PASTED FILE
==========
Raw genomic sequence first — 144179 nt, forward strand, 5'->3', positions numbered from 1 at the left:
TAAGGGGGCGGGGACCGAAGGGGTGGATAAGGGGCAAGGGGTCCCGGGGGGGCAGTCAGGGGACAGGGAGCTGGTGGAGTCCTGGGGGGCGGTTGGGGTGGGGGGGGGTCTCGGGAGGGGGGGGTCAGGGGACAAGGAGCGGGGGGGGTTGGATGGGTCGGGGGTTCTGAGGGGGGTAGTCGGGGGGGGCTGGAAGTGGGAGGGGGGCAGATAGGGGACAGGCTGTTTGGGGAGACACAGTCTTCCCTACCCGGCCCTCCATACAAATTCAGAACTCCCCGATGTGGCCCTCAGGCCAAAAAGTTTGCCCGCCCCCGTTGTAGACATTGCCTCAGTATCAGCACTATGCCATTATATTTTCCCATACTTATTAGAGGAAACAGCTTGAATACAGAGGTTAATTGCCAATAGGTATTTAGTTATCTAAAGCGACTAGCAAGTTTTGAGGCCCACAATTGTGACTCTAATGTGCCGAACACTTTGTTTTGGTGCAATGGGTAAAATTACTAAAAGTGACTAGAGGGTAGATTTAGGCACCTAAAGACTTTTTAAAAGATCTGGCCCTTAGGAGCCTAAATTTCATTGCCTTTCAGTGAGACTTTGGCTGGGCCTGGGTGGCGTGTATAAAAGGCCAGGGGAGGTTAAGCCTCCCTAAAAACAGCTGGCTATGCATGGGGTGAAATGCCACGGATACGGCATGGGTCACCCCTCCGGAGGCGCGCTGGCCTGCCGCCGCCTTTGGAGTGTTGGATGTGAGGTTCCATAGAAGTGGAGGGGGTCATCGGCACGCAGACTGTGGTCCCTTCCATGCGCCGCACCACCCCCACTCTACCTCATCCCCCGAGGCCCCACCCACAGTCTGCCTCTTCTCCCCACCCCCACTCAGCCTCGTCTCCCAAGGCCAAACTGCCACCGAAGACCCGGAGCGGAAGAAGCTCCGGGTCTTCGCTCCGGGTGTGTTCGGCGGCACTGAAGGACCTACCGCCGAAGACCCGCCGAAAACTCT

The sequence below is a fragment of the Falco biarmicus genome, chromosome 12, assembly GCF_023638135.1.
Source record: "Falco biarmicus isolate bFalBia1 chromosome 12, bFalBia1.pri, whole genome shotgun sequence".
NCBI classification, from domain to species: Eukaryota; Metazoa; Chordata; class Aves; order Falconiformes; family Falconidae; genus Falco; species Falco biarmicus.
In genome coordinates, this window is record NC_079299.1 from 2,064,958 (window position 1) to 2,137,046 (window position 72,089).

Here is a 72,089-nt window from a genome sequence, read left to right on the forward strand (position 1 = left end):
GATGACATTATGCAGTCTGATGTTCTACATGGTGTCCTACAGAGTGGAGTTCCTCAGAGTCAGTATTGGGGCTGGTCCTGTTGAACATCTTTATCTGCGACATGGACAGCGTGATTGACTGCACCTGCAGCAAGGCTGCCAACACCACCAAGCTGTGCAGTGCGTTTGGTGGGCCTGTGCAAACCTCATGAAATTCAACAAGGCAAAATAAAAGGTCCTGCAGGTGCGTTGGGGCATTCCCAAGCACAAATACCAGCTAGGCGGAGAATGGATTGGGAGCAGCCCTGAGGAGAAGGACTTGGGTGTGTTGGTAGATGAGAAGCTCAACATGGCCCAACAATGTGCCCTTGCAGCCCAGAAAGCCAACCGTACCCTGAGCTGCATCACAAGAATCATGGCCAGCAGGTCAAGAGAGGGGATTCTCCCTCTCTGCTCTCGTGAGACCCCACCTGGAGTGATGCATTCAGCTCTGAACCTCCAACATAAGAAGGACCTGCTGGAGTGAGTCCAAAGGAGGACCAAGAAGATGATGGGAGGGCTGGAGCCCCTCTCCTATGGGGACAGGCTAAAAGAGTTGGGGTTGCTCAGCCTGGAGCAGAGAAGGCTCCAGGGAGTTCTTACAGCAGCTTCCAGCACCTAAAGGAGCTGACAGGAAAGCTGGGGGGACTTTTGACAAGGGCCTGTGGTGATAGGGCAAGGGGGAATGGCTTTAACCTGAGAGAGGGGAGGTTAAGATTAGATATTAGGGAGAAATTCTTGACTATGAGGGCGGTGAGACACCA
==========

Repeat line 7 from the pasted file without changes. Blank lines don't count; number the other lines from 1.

Here is a 72,089-nt window from a genome sequence, read left to right on the forward strand (position 1 = left end):